Center for Regional Growth appoints officers, sets goals


The Leader-Herald

GLOVERSVILLE — The Fulton County Center for Regional Growth Board of Directors appointed officers during the annual organizational meeting and discussed results of a board performance evaluation, setting areas of focus for the coming year.

The Board of Directors approved the appointments of Kent Kirch as chair, Leslie Ford vice chair, Gregory Fagan secretary and Ronald Olinsky treasurer. The board then approved a motion to expand the executive committee to include a second chair position and appointed Geoffrey Peck to fill the new post.

The board then went into their regular meeting, reviewing the results of a board performance evaluation. Kirch explained that board members unanimously agreed with statements in all but five categories in which a single respondent entered “somewhat agree.”

“We just wanted to see if there was anything in that response that would justify board attention to make sure we’re not missing something,” Kirch said. “We don’t really need to know who’s vote that was, but we want to talk about are there any areas where we should be doing more.”

Statements up for discussion pertained to policy decisions and practices including; board has adopted policies, bylaws and practices for effective governance, management and operation and reviews these annually; board sets clear and measurable performance goals that contribute to accomplishing its mission; and decisions made by board members are arrived at through independent judgment and deliberation free of political influence or self-interest.

Additional categories related to distribution of information and included; individual board members communicate effectively with executive staff so as to be well informed of the status of all important issues; and board knows the statutory obligations of the authority and if the authority is in compliance with state law.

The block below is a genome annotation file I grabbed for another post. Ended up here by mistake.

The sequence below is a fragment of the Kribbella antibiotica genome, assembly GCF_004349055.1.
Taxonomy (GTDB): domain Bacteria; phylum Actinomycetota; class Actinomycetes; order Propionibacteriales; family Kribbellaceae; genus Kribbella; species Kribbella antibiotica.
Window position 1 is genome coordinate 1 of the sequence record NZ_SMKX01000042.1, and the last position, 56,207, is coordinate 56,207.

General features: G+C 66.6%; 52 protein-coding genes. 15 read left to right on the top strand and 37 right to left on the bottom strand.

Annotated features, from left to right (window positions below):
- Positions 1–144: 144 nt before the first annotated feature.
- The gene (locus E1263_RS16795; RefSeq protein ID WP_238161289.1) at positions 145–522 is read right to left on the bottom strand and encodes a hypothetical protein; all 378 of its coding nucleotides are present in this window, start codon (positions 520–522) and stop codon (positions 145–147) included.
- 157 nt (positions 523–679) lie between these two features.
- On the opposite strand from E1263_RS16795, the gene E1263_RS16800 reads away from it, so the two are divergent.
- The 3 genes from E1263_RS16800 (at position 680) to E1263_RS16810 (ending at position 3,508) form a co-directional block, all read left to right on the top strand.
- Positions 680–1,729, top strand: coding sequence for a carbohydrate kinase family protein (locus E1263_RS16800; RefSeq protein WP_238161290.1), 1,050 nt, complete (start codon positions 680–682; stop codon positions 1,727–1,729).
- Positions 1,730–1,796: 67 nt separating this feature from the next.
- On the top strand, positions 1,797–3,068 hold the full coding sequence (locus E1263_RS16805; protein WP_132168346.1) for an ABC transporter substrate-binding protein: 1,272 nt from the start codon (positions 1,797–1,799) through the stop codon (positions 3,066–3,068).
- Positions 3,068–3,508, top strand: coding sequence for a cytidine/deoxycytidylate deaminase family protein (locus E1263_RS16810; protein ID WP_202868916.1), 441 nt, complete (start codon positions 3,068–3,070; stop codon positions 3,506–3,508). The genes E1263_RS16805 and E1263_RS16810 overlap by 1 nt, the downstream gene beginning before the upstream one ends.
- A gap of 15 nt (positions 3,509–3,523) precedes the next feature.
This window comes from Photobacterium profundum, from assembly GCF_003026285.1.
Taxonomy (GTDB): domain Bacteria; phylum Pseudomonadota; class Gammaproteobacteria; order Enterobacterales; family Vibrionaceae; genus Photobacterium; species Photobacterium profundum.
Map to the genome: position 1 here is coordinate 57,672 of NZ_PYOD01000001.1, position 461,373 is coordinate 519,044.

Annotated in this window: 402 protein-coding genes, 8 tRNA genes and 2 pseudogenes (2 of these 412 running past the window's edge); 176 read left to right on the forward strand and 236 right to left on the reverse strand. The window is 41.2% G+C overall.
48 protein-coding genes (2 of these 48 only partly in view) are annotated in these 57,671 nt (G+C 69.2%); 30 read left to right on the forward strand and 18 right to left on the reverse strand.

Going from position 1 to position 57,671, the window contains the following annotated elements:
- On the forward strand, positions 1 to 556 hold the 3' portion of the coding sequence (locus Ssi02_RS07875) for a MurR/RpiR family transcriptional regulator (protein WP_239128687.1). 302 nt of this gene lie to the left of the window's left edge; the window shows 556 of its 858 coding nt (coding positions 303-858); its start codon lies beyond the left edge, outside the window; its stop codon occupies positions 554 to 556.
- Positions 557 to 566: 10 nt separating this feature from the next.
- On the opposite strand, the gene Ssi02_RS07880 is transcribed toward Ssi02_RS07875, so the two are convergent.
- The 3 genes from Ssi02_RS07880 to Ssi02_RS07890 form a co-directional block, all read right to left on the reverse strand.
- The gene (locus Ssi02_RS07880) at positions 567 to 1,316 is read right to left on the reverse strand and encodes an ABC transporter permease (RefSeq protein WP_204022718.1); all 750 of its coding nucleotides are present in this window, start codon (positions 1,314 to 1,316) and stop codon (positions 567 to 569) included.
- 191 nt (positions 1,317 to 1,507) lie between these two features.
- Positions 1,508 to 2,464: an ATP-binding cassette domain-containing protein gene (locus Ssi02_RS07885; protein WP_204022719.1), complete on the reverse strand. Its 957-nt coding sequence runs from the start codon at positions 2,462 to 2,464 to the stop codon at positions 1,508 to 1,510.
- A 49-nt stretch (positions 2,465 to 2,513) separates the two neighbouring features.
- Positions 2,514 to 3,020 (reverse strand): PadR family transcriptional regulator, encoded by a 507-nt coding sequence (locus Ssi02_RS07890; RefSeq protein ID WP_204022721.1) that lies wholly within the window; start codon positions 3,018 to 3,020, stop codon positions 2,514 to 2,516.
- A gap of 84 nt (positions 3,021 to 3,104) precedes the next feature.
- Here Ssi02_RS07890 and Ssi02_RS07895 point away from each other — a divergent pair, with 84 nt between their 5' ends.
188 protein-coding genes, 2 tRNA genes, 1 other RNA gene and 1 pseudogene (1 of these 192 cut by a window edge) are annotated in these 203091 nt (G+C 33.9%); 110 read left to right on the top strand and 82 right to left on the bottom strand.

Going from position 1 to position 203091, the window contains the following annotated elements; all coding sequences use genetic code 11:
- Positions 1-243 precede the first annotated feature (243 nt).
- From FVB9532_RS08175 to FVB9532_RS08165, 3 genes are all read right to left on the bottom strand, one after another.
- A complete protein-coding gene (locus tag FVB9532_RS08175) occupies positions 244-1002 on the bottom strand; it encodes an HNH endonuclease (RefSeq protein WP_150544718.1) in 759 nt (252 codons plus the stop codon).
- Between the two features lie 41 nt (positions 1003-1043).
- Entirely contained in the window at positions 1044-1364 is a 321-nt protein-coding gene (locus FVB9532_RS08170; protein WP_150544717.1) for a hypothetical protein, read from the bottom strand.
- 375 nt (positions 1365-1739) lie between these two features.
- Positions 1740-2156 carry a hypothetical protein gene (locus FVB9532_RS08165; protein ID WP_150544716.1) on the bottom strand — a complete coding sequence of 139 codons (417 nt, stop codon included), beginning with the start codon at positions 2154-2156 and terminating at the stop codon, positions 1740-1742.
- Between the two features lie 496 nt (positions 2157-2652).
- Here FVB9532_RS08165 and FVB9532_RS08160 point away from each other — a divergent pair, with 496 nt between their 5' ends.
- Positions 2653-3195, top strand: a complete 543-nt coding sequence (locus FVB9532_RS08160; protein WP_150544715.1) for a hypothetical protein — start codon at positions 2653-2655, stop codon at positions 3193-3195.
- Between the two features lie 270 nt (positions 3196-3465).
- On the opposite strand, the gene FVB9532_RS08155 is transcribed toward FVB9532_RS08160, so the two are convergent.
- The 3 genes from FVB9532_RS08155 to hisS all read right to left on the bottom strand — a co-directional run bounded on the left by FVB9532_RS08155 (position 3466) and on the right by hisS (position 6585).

Ford suggested that questions regarding CRG and board policies may actually relate to the manner in which they are communicated, noting that she discussed with CRG Executive Secretary Diane Meade prior to the meeting the ease with which similar information can be accessed digitally in other organizations.

“In some of our other worlds we’re used to board members accessing policy documents,” Ford said. “It seems that we think we’ve actually been doing a good job of adopting policies and looking at where our shortcomings, our shortfalls are, that’s all an ongoing process.”

Ford went on to say that she had not received copies of board policies which would be beneficial for future review. Fagan related that he had received copies of the information in previous years.

“That’s something that must have dropped off in the past few years, because I know I’ve had a binder of [Authorities Budget Office] stuff as well as a binder of CRG bylaws and everything at home,” Fagan said.

CRG President and CEO Ronald Peters said the organization will be redesigning it’s website this year through a contract with Fulton County and all policy information will be accessible online once the project is complete.

To improve goal setting, Kirch recommended the board review and update goals on a quarterly basis. Ford also suggested the board develop a performance metric to measure their progress. Both Kirch and Ford noted the board has made progress regarding goal setting over the past year, updating goals in early 2018 that had previously been in place since 2015.

“I feel like we’re getting clearer each year and that’s helping us,” Ford said.

No further suggestions were made during the discussion and Kirch noted that board members who provided lower ratings may have been absent from the meeting with Peck, Terry Easterly and Grant Preston not in attendance.

Kirch added that the results of the performance evaluation were favorable and seemed to indicate the board is moving in the right direction.

“My take on these results was that overall it was very positive and everyone is feeling pretty comfortable with how the board is operating, but we always have room for improvement,” Kirch said.

“I would say any time you do an evaluation that comes out perfect, it’s not of this Earth,” Ford added. “I think this is a very positive evaluation and we’re working in the areas that we have identified.”

By Patricia Older

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